Jennifer at GrainlineStudio has a deceptively simple tip for creating perfect necklines in lightweight silk fabrics such as silk crepe de chine, silk charmeuse, or silk chiffon; use a narrow strip of interfacing to hold the necklines shape and add strength, while remaining delicately flexible.
Category Archive: Sewing Techniques
Jessie from Some Things I Have Made created a four part tutorial on drafting a bespoke pencil skirt pattern, including a très chic French back vent. Once you’ve drafted this, you will have a pattern exactly unique to your charming curves! This style is perfect made up in nubby fall wool tweed. Jessie says, “It’s not that hard! Really. While a circle or A-line four-gore skirt may be simpler to fit, the classic pencil skirt is just as easy to construct, especially when you know it inside and out because you’ve drafted the pattern yourself. Furthermore, it’s a great one to make yourself because it’s so fitted–why wrestle with a pattern made for somebody else’s smaller hips and bigger butt when you can take careful measurements and make one that fits you perfectly? This pattern is unlined–I just wear a slip with mine and wash the slip instead.”
Sewing machine mechanic par excellence, Rain, blogs about refinishing, tuning, and repairing vintage all-metal Singer Featherweight sewing machines on his The Vintage Singer Sewing Machine Blog! Check out his specific information on models 15-91s, 201-2s, 206s, 221s and 222s, along with directions on such topics as how to remove and replace the rotating hook assembly, polishing the silver bits, and how to restore your stitch length indicator plate. These vintage machines are beauteous black enameled stitching workhorses!
Sunni, from A Fashionable Stitch has a fantabulous assortment of sewing tips and tricks on her creation-obsessed sewing blog, including directions for making a dependable ironing board cover….and we all know that proper pressing is necessary for correct garment construction! As she so succinctly put it, she wanted “something that would last a good long while”, that would “use all natural fibers that would “breathe.”, and lastly “did not want that stupid drawstring thing, which does not really work unless the drawstring is encased in a casing along with elastic. Encasing a drawstring alone in a thread serged casing is AWFUL!!! The drawstring and casing has broken every time for me.” Well, the last wasn’t so succinct, but we agree nevertheless! And to work your new fancy-schmancy ironing board cover, here is Sunni’s method for ironing newly washed fabric in preparation for cutting and sewing.
The ever talented, charming and handsome Peter from the sewing blog, MalePatternBoldness features these giddily detailed instructions for making a button fly. These directions are a small part of his current men’s jeans sew-along!
Just in time for all you debonair craftsters, who are coming to bow tie Craft Bar this coming Thursday, here are clear instructions on how to make a simple back stitch from Janet at Stitch School! And to sew the bow tie center piece, here is a simple whip stitch from the folks at Holiday Crafts and Creations. Come on over and let The Museum of Craft and Folk Art, Britex Fabrics, Bretts, and Avery help you get your suave on!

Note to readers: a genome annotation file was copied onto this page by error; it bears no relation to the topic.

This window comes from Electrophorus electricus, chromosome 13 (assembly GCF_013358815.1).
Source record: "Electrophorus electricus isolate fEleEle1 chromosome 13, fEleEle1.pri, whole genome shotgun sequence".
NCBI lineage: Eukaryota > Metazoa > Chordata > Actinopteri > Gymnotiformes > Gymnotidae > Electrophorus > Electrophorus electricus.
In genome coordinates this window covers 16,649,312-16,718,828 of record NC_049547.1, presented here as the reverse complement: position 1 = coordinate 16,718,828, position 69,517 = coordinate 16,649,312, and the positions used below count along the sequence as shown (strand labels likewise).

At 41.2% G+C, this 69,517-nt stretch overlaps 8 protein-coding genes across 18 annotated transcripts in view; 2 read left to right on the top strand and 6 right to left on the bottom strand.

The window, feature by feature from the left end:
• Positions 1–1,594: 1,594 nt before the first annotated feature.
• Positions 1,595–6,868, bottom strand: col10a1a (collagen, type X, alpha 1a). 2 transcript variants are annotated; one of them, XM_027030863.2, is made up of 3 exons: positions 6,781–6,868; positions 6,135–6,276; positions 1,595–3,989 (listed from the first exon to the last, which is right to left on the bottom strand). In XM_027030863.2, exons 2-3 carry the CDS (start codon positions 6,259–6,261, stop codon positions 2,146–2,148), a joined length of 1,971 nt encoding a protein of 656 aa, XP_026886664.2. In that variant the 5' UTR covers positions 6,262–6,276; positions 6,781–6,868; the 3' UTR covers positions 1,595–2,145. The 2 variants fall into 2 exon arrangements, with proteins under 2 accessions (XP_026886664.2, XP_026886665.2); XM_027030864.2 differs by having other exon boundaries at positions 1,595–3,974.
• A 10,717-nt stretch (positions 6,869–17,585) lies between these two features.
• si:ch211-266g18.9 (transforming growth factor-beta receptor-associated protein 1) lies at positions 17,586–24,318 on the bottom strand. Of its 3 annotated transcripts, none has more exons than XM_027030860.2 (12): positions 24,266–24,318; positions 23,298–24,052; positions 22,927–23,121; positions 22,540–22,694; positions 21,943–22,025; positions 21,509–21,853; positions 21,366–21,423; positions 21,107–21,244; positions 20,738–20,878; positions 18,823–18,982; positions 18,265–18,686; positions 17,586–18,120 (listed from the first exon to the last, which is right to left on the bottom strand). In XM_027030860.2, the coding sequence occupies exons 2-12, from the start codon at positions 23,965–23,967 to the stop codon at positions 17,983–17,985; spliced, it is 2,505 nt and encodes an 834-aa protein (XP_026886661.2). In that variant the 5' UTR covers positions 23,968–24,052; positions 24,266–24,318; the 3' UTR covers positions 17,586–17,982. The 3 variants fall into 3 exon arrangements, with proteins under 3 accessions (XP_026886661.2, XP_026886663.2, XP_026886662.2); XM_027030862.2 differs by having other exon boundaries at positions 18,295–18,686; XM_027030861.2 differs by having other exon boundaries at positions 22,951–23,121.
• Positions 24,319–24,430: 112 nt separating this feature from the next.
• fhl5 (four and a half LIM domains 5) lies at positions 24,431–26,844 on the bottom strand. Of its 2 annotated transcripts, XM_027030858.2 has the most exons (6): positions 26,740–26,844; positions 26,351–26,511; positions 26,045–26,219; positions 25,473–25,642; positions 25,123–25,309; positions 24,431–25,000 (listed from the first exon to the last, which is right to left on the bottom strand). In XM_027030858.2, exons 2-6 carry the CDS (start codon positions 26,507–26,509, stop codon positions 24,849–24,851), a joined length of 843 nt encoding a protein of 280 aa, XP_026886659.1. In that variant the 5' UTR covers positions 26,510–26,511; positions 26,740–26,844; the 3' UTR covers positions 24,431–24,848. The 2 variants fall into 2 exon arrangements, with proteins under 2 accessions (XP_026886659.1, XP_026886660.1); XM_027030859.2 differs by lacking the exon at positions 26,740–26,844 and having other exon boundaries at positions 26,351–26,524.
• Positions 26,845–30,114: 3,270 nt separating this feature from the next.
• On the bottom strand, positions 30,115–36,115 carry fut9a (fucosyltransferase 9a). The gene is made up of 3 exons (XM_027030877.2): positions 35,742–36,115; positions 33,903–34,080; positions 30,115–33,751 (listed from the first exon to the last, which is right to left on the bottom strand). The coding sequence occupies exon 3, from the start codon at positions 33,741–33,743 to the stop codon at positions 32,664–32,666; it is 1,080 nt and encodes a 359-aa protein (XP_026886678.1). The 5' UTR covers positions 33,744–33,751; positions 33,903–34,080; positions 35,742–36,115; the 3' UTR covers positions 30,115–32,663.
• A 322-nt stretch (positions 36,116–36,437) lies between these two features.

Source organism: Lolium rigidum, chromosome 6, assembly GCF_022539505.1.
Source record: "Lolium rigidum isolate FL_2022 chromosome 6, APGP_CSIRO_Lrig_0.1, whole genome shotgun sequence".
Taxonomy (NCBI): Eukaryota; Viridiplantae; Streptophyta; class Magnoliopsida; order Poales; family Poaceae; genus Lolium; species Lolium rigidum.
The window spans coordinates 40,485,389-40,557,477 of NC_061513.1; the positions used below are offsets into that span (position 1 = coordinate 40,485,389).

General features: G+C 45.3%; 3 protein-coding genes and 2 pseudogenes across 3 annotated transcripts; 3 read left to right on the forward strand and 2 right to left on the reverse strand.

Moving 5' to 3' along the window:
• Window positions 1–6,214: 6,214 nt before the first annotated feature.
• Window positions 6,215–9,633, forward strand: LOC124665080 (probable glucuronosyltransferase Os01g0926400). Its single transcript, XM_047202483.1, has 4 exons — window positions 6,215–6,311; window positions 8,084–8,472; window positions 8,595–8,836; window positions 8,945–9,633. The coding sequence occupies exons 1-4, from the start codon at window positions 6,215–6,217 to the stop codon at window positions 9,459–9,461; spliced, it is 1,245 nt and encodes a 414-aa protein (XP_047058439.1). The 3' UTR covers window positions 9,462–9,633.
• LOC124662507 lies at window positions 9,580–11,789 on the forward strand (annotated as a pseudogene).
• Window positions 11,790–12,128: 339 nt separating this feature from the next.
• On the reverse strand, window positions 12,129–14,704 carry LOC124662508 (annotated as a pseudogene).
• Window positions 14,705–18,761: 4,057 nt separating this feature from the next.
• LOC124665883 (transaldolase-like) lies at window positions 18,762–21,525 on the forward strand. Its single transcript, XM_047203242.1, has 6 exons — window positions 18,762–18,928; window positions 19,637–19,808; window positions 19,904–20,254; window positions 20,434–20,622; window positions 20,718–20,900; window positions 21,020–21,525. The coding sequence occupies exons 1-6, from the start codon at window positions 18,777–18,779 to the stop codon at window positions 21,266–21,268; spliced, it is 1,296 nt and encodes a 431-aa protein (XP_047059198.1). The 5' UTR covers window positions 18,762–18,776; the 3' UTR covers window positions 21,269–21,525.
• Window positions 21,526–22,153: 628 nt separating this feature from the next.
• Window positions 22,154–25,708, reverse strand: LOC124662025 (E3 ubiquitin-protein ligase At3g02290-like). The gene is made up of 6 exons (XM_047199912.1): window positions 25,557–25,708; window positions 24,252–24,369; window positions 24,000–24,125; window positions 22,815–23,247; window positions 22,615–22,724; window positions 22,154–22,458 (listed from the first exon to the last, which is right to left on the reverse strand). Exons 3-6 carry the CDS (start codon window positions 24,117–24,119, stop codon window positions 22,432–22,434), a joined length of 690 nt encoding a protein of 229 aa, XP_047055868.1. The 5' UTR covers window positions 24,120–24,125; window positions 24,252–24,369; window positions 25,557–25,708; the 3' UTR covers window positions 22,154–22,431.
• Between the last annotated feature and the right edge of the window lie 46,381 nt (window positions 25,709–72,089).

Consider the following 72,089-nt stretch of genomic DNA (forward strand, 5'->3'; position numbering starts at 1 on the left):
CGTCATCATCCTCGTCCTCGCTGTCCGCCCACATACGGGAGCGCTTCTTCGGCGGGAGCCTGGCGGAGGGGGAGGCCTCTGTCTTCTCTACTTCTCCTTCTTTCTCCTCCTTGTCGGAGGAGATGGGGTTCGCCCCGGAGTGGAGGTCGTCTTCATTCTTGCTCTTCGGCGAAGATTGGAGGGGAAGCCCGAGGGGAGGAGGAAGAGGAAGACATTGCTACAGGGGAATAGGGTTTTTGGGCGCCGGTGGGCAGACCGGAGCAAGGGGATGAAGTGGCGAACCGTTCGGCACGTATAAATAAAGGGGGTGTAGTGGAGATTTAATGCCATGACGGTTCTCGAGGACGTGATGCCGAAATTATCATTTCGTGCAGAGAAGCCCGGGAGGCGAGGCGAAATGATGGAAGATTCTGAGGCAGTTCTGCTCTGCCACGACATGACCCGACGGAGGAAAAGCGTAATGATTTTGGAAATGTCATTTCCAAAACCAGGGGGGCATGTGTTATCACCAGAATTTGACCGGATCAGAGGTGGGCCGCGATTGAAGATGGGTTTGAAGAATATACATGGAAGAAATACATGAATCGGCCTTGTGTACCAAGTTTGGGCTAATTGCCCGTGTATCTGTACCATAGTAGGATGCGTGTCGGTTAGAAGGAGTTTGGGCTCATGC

Gertie from the blog Gertie’s New Blog for Better Sewing: A Modern Homage to Vogue’s New Book for Better Sewing (pub. 1952), has posted a fabulous tutorial on French seam construction. French seams are a classic method of seam finishing, making back of the item as attractive and neat as the front, and are an ideal finish for sheer fabrics. This is another bit of persnickety attention to detail that lends flair and beauty to hand-sewn garments!
It is bridal season! Sherry from the Auckland, New Zealand-based blog, pattern ~ scissors ~ cloth demonstrates how to use silk organza as underlining for a fitted cocktail or wedding gown bodice. She says that she uses it a lot in wedding gowns because it is lightweight, crisp, and is easy to cut, sew and press. Underlining adds body and stability to your shell fabric, and allows you to catch stitch hems and seam allowances invisibly. It is this kind of persnickety attention to detail that makes bespoke items fit with flair and beauty!
We love the extra verve that judicious use of top-stitching adds to garments. A line (or two) of top-stitching can empathize the tailored angles of a jacket collar lapel, add decorative contrast with a coordinating thread color, or spiff up the pockets of a cowboy shirt. Carolyn of TheDiaryofaSewingFanatic gives us instructions and hints on top-stitching, including advice on needle type, the importance of consistent stitching line direction, and the top-secret scotch tape stitching guide method!
Kid Dandy, an Italian creative group, are in the process of finishing up a documentary on Neapolitan tailoring traditions. Here is a 5 minute trailer for their stunning documentary. This film is a must to watch for anyone who is enamored with the craft of traditional fine tailoring, hand-stitching, hand-made button-holes…..and the luscious beauty of Naples, Italy. I love watching the beautifully suited Claudio Attolini as he talks about the process of tailoring while making gracefully articulate hand gestures that mimic hand-stitching.